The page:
Timing is everything in life, isn’t it. You see, not only was I dating another book, some minor literary flirtation BUT I had completely forgotten why I had requested Bewilderment in the first place many months ago. It was 20 days into its 21 day borrowing period when I finally gave it my attention.
Reconciled to placing another hold, I idly started to read.
Of my goodness, Richard Powers: you had me at page 1. This novel is pure gold - erudite, beautiful, wise. It checked every box — character, plot, big ideas, style: the kind of book which felt like it was written for you and you alone. BUT it was 11 pm - Yikes!!!! - I only had 25 hours before the ebook would vanish into the ether…. Like John Cleese’s parrot, it would be thoroughly dead, at least to me. Were I to try to read it all in 24 hours, my talent for skimming would be of no use. Every sentence was going to demand my attention.
Fell asleep reading. Woke up and started reading. Walked the dogs at a trot. Ate while reading. Skipped Tai Chi. And 5:20 the next day, it was finished — over too soon.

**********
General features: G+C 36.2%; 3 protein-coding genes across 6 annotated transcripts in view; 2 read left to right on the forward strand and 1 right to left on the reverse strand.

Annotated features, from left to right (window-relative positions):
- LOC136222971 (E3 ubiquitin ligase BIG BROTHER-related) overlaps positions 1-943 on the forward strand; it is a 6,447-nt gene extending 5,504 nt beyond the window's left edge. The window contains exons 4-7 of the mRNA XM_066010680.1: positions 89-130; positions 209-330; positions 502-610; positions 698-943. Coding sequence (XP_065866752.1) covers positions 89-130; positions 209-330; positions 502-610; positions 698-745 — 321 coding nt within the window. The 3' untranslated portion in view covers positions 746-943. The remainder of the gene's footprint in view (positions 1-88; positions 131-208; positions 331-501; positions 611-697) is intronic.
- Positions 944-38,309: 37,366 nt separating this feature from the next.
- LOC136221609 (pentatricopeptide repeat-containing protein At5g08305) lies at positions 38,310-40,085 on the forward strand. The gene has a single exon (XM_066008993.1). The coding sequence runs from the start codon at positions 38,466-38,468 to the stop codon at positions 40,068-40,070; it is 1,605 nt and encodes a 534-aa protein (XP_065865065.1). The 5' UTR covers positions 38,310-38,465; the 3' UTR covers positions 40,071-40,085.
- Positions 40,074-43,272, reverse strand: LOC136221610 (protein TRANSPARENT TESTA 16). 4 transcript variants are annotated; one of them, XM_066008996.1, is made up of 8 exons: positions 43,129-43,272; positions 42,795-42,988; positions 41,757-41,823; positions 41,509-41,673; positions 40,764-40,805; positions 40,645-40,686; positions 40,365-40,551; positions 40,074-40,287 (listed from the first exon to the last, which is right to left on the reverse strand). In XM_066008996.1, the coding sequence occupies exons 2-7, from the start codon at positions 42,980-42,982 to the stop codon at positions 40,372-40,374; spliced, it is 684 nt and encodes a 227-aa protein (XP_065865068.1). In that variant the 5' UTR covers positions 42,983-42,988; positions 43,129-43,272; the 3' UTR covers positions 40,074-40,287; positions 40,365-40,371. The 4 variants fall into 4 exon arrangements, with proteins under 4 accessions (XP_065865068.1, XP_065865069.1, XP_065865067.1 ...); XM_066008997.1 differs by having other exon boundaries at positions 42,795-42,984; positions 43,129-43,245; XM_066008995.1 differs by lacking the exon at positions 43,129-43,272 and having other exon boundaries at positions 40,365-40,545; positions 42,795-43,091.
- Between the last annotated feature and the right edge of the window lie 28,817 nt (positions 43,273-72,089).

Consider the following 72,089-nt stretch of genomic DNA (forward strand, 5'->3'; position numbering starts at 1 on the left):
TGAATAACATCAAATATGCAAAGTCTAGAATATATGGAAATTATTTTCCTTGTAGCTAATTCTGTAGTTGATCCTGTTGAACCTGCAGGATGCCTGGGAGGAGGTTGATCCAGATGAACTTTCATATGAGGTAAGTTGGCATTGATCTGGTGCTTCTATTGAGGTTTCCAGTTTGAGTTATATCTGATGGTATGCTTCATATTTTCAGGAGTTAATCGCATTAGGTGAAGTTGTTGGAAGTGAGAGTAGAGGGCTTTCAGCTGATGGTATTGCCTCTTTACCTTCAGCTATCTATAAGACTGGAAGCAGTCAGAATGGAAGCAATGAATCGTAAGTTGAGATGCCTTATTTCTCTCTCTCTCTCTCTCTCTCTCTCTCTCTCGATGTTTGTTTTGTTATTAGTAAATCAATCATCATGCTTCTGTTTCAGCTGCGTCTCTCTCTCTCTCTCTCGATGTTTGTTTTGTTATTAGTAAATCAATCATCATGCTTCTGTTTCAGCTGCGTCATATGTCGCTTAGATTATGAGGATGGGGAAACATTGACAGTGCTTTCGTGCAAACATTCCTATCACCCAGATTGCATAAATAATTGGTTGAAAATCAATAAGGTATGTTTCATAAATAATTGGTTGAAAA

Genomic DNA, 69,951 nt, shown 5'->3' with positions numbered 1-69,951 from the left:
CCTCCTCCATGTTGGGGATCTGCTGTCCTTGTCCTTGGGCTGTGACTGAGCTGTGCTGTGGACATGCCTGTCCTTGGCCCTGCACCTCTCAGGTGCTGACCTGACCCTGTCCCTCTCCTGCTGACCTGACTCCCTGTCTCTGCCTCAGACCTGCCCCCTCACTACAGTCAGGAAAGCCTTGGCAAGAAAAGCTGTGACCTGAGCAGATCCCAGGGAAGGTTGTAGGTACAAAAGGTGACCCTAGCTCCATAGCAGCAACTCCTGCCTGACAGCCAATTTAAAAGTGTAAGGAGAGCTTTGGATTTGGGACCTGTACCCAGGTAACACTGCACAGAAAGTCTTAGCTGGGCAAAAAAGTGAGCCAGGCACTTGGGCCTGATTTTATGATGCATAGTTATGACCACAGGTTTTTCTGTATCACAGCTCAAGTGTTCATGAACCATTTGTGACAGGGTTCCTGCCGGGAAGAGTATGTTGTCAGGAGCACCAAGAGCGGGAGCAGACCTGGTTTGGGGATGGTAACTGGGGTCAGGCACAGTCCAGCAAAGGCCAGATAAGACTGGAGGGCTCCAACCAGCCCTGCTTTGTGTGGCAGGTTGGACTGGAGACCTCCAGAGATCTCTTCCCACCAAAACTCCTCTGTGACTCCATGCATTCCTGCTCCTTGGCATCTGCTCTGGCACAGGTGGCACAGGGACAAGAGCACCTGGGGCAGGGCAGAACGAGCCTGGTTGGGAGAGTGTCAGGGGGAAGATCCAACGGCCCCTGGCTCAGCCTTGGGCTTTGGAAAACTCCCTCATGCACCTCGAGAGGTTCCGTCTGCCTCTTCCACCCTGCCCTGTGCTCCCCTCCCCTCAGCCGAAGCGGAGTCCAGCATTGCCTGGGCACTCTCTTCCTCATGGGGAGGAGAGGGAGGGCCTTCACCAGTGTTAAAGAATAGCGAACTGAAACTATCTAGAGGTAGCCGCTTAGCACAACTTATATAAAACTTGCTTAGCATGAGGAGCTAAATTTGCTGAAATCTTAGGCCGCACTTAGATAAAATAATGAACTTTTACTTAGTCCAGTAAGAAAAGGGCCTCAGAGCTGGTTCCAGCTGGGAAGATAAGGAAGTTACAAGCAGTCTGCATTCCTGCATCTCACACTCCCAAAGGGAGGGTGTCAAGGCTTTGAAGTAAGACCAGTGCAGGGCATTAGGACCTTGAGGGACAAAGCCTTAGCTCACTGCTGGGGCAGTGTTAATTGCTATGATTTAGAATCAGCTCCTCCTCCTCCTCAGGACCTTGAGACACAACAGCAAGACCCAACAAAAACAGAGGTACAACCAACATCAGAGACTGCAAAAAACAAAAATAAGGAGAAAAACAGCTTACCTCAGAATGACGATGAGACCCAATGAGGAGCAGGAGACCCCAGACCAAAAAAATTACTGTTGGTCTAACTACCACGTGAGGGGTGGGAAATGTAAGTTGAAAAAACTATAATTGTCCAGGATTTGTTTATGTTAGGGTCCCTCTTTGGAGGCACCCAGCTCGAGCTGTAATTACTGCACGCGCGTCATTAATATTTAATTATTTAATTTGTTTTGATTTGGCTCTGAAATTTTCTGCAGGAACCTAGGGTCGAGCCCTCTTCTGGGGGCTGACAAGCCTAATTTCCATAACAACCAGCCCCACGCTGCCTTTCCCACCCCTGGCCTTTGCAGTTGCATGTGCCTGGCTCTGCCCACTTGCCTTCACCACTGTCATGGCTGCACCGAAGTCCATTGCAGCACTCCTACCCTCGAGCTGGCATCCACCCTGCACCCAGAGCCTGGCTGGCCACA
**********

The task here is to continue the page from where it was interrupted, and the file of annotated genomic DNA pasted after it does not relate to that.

If I were a smoker, I would have had a cigarette.
Thank you, libraries of the world. I can’t own every book I’ve read, at least not in this house. Only books I have already fallen for get to be purchased and come home to their forever bookshelf. You are matchmakers par excellence.
The narrator in the novel said it the best:
My son loved the library. He loved putting books on hold online and having them waiting, bundled up with his name, when he came for them. He loved the benevolence that the stacks held out, their map of the known world. He loved the all-you-can-eat buffet of borrowing. He loved the lending histories stamped into the front of each book, the record of strangers who checked them out before him. The library was the best dungeon crawl imaginable: free loot for the finding combined with the joy of levelling up.
Thank you, thank you.
A great book has the effect of inspiring me to paint. Go figure.